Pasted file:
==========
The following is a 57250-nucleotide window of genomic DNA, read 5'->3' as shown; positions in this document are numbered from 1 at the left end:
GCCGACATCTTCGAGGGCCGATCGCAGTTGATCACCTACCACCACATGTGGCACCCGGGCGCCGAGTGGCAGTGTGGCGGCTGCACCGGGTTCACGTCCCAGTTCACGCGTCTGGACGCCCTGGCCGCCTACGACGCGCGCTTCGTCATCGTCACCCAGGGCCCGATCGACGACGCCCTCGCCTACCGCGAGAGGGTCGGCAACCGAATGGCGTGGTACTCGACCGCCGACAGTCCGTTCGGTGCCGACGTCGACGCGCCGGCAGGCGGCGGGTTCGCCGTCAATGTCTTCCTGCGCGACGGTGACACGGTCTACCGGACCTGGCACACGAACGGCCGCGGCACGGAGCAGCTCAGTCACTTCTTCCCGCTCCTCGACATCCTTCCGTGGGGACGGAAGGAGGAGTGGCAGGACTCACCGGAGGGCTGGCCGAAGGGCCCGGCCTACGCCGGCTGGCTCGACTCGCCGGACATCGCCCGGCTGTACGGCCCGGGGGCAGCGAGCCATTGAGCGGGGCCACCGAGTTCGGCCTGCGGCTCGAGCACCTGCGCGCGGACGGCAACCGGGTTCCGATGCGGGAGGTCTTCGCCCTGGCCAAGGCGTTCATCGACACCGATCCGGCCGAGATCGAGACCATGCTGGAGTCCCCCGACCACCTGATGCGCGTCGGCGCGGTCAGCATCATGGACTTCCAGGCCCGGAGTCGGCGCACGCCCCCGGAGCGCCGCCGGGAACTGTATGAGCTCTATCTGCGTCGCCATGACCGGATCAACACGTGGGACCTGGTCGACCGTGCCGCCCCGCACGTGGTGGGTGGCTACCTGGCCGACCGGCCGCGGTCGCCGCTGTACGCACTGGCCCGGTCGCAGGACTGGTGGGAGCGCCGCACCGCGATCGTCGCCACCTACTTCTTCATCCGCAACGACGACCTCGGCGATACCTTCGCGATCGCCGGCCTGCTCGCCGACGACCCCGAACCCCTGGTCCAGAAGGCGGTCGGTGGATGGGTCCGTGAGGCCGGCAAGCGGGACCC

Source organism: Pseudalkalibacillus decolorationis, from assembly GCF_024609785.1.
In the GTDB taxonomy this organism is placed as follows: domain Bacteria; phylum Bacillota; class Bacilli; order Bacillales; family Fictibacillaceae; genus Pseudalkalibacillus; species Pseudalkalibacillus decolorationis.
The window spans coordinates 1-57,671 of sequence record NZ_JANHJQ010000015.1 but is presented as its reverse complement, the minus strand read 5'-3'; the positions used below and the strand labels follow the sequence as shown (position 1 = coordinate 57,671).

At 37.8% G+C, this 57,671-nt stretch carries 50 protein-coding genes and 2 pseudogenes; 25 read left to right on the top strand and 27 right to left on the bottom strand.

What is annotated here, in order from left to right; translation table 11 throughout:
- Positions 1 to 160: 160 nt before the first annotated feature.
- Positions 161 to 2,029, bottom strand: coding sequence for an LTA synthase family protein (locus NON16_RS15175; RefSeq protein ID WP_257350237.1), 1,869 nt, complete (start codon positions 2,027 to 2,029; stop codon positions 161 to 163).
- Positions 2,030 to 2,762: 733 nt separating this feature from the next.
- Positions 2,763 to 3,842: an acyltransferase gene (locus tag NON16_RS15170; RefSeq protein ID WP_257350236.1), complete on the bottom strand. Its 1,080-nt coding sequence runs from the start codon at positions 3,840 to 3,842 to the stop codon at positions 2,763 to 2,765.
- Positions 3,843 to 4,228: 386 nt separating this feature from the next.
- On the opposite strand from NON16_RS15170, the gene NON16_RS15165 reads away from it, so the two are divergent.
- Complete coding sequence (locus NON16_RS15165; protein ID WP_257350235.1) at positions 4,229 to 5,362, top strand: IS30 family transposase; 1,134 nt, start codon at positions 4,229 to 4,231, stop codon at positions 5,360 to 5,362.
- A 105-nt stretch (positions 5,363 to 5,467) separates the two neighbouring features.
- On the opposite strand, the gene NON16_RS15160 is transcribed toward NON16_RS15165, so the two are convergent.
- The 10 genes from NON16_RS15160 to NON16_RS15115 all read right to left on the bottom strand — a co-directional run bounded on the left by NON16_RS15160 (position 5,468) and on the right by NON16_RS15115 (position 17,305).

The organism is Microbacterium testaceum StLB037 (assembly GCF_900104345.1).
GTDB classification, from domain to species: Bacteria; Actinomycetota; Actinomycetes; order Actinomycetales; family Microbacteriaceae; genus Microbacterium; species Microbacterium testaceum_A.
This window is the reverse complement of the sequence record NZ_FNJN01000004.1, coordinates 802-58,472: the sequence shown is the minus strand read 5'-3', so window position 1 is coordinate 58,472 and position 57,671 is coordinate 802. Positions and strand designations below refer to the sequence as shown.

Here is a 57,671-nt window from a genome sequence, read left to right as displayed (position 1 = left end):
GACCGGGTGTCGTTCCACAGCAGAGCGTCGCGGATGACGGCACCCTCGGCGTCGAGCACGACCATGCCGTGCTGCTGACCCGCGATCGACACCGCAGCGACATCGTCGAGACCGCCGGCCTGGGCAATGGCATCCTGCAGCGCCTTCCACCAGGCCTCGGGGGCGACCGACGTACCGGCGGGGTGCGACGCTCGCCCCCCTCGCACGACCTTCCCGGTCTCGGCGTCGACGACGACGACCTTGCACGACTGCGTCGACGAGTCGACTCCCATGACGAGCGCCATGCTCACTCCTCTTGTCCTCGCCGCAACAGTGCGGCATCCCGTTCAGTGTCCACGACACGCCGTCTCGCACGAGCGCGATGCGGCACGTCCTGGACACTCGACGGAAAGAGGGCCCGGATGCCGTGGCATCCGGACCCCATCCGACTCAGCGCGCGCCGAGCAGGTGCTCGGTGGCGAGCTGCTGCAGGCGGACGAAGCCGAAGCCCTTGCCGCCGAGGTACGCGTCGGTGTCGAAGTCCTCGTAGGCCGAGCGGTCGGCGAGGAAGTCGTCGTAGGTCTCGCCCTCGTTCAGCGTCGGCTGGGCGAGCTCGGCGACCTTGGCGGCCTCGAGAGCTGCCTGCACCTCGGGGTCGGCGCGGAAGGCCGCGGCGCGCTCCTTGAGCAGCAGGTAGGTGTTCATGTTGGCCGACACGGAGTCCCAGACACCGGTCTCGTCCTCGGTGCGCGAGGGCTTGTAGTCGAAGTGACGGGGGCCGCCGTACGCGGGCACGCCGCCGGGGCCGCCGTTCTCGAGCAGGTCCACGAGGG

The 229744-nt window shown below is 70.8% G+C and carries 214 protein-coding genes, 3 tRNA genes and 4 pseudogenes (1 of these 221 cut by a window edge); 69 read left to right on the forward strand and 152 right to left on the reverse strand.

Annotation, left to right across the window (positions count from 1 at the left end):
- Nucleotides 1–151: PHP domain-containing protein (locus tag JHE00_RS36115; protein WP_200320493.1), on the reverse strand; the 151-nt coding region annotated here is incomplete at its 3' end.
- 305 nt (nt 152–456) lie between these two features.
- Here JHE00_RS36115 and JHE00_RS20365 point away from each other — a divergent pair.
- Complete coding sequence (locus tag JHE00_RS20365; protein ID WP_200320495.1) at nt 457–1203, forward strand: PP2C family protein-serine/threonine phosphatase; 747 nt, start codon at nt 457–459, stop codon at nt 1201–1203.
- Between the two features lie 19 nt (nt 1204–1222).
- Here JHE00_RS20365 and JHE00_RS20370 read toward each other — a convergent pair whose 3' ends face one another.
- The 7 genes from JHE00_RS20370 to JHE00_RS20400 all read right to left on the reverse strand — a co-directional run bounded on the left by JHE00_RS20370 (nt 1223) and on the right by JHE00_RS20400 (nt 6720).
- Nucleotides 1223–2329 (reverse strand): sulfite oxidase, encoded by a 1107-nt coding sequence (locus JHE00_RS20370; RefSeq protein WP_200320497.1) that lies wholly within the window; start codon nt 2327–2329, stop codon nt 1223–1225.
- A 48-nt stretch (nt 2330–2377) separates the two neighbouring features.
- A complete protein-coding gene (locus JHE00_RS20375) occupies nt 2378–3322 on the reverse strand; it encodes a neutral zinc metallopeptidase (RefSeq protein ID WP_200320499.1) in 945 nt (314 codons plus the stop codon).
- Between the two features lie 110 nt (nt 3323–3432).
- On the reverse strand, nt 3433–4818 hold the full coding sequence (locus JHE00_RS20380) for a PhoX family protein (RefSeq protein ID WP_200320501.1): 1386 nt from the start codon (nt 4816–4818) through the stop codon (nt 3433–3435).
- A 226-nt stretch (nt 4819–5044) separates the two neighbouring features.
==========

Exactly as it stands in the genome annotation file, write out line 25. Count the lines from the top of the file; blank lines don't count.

- Nucleotides 1–151: PHP domain-containing protein (locus tag JHE00_RS36115; protein WP_200320493.1), on the reverse strand; the 151-nt coding region annotated here is incomplete at its 3' end.